8. The defendant says: 'You can try to put it in that way, but in truth your suit is one governed by Article 118, being one 'to obtain a declaration that an alleged adoption is invalid, or never, in fact, took place,' for which you have only six years from the date ' when alleged adoption becomes known to the plaintiff'; and as regards knowledge, I can show you knew of my claim (as indeed he could show) more than six years ago.
9. It is true that the plaintiff in his plaint as originally framed claimed a declaration that the defendant had not been validly adopted, which was imprudent. But he wisely asked to amend this plaint as striking out this claim and making the suit a plain one for possession, and this amendment was allowed.
10. The controversy as to which of the two principles of limitation should be applied in cases of this nature is an old one, and has given occasion to many decisions, some of which are in conflict. Some of these authorities amount to decisions on the exact point, which, if they are decisions of this Board, must be accepted as conclusive. Others may be said to consist of dicta rather than actual decisions; and others are again decisions of the High Courts in India, and, as such, entitled to much respect, but in no way binding upon their Lordships.
11. The earlier of these decisions turned upon the construction of the Act of 1871. The article in the schedule of that Act, which dealt with cases of adoption, was in different language from the article in the schedule to the Acts of 1877 and 1908, the two latter being identical in terms.
12. The Article in the Act of 1871, No. 129, is expressed as follows:-
To establish or set aside an adoption- twelve years from the date of the adoption, or (at the option of the plaintiff) the date of the death of the adoptive father.
13. It will be shown hereafter that not only is the description of the suit different from that contained in Article 118 of the two later Acts, but that the time from which the limitation begins to run is different.
14. However, as regards the earlier Act, the decisive authority is a decision of this Board in Jagadamba Chowdhrani v. Dakhina Mohun . In that case, their Lordships held that the words 'to establish or set aside an adoption' 'were not technical words and did not describe with accuracy any known (1) . form of suit,' and that, therefore, any suit which brought the validity of an adoption into question must be considered as a suit to set aside an adoption, even though it might also be looked at as a suit by the man entitled to recover possession; and that, therefore, Article 129, and not Article 142 (as then numbered), applied.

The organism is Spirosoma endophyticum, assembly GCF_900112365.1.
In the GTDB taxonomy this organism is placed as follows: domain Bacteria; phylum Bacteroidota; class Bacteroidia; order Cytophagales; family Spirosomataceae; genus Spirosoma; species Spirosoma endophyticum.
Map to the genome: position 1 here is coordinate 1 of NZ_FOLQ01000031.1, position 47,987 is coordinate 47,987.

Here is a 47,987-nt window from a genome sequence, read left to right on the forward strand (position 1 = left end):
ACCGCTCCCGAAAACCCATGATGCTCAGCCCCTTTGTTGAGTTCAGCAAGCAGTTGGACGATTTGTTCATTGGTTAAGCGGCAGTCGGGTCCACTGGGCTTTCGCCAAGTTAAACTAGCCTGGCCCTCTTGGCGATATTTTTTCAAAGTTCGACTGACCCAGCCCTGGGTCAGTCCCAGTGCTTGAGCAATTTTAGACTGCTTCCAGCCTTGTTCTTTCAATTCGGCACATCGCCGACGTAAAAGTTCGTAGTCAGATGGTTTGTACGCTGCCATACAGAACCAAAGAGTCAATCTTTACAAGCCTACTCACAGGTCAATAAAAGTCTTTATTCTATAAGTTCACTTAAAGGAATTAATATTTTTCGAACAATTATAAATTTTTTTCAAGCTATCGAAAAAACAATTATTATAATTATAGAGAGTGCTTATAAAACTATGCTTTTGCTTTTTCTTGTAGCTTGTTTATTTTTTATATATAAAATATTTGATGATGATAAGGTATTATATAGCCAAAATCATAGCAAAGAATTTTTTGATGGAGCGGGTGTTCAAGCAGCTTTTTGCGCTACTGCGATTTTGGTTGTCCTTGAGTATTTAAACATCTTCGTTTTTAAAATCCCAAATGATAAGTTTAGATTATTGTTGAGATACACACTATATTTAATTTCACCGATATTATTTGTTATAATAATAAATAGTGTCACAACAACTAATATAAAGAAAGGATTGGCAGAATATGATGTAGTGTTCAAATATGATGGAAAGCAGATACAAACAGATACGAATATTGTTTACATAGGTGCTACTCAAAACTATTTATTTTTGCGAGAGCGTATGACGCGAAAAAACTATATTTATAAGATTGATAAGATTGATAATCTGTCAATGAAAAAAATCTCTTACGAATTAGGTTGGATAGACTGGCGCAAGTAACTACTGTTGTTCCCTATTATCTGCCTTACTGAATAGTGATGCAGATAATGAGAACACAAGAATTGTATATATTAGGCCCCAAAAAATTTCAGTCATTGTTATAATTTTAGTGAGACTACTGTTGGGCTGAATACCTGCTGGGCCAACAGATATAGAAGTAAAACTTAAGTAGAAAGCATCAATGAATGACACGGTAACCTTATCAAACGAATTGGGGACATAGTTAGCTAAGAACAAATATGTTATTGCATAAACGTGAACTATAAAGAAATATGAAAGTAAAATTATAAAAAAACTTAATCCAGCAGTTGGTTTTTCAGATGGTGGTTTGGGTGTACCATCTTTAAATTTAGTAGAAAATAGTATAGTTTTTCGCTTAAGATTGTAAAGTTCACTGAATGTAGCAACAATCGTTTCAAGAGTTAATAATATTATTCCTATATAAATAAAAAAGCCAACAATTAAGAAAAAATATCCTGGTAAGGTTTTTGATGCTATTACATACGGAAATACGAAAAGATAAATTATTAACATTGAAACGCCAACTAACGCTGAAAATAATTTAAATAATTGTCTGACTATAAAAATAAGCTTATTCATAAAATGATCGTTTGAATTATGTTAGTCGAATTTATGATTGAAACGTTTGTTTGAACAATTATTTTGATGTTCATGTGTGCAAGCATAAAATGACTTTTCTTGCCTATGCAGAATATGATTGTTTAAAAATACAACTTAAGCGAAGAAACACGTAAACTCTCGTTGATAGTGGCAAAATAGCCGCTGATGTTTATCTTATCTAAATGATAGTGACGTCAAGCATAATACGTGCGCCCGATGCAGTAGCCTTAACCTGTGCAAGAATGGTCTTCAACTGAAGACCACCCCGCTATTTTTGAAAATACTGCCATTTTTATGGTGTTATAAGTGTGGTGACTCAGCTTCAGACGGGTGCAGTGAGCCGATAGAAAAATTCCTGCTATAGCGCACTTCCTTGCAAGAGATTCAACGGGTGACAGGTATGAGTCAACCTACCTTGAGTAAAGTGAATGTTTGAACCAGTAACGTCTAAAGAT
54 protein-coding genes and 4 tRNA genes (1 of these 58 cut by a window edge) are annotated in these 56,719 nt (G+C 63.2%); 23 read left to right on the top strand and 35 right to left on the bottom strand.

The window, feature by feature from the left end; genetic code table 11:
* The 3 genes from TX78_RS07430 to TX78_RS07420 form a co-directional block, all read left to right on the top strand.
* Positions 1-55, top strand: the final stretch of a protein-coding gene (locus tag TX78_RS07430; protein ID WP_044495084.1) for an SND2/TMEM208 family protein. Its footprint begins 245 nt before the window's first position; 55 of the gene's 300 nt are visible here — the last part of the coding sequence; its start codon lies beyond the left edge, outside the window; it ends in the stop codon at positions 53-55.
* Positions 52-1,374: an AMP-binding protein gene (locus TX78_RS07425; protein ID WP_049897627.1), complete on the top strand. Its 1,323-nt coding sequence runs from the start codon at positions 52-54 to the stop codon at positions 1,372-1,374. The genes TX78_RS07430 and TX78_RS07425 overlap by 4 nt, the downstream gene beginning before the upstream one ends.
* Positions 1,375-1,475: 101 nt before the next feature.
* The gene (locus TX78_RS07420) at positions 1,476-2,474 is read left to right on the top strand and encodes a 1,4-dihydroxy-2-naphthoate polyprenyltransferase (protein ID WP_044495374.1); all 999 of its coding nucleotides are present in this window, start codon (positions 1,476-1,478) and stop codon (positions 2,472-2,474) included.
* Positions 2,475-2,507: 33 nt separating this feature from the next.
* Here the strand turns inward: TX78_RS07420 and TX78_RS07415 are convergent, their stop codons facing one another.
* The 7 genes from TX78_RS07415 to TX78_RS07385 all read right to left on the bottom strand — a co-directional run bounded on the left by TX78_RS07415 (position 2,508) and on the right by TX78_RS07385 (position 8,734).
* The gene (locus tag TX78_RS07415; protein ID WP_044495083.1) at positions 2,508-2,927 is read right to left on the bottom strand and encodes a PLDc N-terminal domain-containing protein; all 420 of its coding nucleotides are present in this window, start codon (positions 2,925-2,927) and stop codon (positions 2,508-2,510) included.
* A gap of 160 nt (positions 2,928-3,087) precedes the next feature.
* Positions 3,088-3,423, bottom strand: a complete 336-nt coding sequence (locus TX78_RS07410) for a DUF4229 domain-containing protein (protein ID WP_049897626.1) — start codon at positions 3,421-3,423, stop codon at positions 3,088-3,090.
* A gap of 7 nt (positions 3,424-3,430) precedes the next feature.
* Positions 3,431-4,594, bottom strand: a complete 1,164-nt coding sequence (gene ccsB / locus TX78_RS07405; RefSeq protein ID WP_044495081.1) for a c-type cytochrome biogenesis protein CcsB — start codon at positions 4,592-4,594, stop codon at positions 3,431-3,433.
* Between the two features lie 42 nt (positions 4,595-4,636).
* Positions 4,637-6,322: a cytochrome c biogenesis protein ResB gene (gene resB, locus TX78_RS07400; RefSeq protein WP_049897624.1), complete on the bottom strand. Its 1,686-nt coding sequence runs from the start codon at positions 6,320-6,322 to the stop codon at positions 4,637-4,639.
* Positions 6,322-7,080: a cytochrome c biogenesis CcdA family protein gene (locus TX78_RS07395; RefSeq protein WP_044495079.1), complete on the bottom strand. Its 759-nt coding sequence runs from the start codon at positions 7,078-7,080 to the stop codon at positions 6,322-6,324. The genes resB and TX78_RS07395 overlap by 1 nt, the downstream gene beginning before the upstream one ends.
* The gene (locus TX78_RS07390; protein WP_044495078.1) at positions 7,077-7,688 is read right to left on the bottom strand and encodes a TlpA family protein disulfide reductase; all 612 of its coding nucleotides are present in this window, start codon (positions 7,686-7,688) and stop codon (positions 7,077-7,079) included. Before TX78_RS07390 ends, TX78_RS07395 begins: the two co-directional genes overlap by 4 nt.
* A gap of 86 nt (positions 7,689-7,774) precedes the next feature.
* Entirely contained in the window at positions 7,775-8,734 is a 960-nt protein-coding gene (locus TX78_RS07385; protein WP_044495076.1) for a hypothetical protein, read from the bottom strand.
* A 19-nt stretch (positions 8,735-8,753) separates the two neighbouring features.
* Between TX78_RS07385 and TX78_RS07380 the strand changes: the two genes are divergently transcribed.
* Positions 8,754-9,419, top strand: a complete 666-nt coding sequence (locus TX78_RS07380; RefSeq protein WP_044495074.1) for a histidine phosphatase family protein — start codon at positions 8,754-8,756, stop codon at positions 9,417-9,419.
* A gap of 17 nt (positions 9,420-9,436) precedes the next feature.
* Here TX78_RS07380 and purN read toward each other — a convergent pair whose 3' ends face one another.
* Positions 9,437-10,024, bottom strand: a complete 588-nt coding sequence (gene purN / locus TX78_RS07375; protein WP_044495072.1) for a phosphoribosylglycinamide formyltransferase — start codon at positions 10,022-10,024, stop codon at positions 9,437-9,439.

15. In the course of their judgment their Lordships made a reference to the Act of 1877, which by that time had been some years in force, though the case had been started so long ago that it was governed by the earlier Act of 1871. These observations are as follows:-
It is worth observing that in the Limitation Act of 1877, which superseded the Act now under discussion, the language is changed. Article 118 of the Act of 1877, which corresponds to Article 129 of the Act of 1871. so far as regards setting aside adoptions, speaks of a suit 'to obtain a declaration that an alleged adoption is invalid or never, in fact, took place,' and assigns a different starting-point to the time that is to run against it. Whether the alteration of language denotes a change of policy, or how much change of law it affects, are questions not now before their Lordships. Nor do they think that any guidance in the construction of the. earlier Act is to he gained from the later one, except that we may fairly infer that the Legislature considered the expression 'suit to set aside an adoption' to he one of a loose kind, and that more precision was desirable.
16. The next case to be cited is that of Mohesh Narain Moonshi v. Taruck Nath Moitra `, in which it was endeavoured to argue that the Act of 1877, and not the Act of 1871, applied; but it was held that the defendant had established his right before ever the Act of 1877 came into force, and was therefore (though his adoption was an invalid one) entitled to insist upon the Indian Limitation Act of 1871 in his favour. In this decision, there was again a reference to the Act of 1877. and the words used by their Lordships were as follows: